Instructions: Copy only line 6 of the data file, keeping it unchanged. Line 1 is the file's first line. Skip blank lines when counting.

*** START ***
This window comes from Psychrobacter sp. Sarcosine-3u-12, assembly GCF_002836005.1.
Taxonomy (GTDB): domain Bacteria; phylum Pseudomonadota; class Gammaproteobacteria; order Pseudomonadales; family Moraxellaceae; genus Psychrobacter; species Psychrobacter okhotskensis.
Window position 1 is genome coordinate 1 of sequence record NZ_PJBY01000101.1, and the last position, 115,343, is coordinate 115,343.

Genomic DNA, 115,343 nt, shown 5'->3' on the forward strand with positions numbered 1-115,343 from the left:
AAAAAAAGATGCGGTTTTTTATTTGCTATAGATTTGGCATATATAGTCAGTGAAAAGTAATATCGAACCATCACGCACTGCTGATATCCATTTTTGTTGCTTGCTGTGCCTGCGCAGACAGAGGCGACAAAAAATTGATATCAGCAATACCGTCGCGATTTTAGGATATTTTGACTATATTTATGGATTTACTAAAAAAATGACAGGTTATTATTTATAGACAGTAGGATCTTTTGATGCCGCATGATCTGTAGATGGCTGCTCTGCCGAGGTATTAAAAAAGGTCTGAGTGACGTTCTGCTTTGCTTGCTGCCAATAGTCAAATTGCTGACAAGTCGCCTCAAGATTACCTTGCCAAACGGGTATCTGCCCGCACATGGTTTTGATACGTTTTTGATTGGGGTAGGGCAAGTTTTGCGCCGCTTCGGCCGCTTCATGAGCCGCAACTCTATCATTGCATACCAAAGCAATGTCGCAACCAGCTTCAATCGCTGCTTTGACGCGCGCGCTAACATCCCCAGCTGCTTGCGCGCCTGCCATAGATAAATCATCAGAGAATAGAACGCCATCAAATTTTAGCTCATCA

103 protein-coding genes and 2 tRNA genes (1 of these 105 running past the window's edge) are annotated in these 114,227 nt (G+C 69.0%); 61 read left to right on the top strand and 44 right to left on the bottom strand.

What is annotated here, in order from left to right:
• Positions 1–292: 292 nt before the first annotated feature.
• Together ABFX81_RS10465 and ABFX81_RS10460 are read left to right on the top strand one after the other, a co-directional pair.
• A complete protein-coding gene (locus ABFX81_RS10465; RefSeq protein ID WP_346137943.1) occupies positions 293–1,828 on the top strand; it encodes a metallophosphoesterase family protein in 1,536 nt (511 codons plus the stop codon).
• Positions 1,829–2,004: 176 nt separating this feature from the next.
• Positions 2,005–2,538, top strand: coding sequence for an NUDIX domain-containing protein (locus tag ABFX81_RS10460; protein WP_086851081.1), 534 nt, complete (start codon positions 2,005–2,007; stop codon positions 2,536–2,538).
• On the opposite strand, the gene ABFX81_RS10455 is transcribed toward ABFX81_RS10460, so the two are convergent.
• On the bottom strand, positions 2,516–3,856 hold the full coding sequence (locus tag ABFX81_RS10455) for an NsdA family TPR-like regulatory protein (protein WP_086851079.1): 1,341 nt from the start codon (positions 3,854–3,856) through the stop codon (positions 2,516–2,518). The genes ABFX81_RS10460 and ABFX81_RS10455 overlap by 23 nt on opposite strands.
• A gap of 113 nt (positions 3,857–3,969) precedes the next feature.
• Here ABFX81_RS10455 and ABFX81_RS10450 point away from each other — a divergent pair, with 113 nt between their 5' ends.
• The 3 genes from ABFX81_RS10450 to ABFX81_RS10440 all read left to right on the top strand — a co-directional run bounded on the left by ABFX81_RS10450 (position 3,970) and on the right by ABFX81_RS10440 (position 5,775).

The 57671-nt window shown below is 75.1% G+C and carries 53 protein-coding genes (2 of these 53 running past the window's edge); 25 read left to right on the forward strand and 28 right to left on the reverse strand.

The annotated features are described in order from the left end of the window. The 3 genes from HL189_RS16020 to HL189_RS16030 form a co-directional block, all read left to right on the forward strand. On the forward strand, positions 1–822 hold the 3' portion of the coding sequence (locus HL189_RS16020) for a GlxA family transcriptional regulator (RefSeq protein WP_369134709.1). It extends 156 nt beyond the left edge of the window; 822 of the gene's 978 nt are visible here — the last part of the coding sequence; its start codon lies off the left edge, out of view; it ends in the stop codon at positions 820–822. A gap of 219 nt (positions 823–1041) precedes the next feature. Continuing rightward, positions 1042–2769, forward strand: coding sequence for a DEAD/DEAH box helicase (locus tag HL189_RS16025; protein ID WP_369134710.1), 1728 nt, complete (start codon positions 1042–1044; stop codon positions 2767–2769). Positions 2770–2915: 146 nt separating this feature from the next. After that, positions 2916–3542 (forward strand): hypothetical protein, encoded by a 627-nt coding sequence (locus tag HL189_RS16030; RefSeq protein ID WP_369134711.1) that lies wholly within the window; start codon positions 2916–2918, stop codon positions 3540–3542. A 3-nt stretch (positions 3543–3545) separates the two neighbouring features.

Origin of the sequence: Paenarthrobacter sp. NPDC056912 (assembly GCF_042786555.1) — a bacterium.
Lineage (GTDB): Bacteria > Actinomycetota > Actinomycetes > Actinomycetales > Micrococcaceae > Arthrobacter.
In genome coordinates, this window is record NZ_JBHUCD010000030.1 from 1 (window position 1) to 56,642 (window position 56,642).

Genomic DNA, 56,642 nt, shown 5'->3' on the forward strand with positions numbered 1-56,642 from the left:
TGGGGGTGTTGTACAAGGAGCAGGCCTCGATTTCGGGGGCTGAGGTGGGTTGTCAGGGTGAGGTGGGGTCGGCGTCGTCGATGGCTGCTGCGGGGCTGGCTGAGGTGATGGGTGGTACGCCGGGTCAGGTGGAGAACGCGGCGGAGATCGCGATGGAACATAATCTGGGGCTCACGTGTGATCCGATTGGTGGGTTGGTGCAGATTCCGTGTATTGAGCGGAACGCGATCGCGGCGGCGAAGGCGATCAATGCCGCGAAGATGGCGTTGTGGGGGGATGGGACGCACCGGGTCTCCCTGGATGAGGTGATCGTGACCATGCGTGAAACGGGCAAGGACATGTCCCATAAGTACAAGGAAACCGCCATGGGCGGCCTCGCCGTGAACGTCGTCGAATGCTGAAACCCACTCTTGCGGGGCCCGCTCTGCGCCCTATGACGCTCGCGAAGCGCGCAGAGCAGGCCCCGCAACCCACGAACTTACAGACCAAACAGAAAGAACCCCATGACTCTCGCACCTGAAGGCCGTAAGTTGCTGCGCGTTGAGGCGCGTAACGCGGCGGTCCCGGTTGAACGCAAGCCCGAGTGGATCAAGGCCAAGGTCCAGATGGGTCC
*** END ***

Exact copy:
103 protein-coding genes and 2 tRNA genes (1 of these 105 running past the window's edge) are annotated in these 114,227 nt (G+C 69.0%); 61 read left to right on the top strand and 44 right to left on the bottom strand.